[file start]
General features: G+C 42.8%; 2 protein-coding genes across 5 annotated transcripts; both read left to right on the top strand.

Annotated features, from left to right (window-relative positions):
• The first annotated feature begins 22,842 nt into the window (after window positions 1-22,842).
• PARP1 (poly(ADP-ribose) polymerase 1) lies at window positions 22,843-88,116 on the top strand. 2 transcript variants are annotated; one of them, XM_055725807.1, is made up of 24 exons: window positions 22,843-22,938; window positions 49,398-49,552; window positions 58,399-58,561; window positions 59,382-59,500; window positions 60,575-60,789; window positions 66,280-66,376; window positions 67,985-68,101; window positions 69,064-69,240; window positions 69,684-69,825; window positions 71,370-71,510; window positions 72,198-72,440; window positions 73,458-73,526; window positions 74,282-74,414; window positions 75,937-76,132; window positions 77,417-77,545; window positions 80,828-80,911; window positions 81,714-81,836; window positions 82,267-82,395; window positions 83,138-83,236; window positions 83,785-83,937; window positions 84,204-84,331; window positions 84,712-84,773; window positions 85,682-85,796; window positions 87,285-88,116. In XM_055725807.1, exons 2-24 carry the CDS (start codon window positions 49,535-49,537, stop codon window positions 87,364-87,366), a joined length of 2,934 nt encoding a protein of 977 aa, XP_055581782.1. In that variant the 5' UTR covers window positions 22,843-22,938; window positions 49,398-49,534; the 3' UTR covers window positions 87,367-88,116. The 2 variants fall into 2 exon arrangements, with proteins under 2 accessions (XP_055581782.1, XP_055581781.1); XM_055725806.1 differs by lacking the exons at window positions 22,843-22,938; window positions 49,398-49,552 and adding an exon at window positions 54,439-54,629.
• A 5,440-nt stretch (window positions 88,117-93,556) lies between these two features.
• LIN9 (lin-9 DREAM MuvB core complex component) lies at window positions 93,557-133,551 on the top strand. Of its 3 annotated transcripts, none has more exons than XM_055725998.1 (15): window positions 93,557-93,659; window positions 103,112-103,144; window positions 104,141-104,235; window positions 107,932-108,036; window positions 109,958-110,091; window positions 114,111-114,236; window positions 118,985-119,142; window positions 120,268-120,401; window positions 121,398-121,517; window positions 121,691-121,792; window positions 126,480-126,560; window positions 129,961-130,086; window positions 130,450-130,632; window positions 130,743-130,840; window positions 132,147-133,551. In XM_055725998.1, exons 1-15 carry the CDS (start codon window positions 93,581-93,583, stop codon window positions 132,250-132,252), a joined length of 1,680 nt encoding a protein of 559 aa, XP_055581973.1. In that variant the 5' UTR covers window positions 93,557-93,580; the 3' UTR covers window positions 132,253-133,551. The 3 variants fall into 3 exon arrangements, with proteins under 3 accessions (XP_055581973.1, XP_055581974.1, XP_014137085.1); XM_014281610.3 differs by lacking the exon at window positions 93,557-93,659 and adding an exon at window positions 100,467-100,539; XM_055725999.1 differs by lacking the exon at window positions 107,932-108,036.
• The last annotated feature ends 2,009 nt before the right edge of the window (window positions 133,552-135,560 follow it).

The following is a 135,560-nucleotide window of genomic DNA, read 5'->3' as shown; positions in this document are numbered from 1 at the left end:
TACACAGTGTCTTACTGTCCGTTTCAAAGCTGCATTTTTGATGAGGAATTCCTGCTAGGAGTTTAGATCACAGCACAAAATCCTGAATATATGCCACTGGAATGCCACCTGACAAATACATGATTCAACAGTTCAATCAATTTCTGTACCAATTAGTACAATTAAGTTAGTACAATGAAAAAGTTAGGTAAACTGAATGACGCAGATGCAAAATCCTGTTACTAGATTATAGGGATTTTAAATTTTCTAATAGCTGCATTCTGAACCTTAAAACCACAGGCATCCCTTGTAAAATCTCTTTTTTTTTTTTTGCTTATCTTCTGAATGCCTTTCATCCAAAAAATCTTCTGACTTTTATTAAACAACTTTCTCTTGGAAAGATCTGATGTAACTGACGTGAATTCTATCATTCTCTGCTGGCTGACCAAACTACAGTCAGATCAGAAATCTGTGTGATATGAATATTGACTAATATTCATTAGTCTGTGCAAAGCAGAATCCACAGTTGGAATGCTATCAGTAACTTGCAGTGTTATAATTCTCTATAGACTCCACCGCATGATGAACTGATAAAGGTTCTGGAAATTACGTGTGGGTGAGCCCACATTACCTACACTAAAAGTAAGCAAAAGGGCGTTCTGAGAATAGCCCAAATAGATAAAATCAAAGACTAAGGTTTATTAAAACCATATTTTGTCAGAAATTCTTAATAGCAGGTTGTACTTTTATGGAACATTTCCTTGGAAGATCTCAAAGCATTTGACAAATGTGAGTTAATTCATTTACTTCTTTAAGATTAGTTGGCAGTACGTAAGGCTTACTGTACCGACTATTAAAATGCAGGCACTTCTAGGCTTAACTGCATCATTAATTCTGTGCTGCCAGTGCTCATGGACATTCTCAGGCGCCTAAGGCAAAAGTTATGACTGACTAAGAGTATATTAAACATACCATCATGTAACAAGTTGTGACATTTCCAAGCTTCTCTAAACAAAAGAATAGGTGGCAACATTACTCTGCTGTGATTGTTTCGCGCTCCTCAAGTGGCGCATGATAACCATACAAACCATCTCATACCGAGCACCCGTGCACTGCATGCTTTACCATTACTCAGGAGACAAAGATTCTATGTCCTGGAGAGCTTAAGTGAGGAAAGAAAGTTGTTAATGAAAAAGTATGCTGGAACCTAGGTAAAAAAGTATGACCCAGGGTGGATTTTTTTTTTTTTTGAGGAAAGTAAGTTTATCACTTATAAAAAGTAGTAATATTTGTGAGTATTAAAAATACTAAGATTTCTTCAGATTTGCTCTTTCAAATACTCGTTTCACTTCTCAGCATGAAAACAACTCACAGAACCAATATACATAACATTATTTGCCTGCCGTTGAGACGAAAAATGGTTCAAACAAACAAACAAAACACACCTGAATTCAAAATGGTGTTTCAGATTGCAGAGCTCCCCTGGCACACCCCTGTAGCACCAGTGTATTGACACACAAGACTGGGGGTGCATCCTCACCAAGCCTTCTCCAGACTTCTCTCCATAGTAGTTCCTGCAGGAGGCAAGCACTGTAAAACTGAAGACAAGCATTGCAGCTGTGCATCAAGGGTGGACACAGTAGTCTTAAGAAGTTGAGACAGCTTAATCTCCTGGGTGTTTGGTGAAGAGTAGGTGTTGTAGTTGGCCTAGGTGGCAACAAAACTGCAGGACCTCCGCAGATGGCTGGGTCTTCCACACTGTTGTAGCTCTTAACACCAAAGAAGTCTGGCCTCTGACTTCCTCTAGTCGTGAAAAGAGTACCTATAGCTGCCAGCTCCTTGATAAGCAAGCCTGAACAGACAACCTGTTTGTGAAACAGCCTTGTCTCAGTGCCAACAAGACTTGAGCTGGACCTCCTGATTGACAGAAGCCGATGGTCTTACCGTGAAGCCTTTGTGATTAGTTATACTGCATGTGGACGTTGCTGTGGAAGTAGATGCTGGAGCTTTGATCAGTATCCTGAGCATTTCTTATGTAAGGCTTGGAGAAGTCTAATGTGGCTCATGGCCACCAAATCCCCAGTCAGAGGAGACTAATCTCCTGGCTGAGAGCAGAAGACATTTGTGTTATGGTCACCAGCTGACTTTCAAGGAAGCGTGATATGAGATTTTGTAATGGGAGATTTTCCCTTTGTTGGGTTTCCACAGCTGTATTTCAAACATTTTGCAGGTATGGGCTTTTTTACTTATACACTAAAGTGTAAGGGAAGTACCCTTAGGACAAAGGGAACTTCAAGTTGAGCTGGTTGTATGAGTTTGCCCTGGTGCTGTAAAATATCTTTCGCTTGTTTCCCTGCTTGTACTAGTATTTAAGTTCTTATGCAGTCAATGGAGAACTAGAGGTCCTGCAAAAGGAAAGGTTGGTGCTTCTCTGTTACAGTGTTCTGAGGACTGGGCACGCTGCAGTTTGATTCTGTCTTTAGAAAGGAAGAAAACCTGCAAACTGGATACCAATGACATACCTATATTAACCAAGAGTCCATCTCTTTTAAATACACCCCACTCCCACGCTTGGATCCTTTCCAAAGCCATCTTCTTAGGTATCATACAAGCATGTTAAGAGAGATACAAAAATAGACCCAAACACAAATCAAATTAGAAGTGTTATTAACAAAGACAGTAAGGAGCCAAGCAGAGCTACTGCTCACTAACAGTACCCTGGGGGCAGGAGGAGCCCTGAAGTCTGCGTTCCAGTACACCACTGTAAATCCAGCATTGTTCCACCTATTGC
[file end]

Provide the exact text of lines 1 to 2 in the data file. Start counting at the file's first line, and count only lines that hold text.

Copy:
General features: G+C 42.8%; 2 protein-coding genes across 5 annotated transcripts; both read left to right on the top strand.

Annotated features, from left to right (window-relative positions):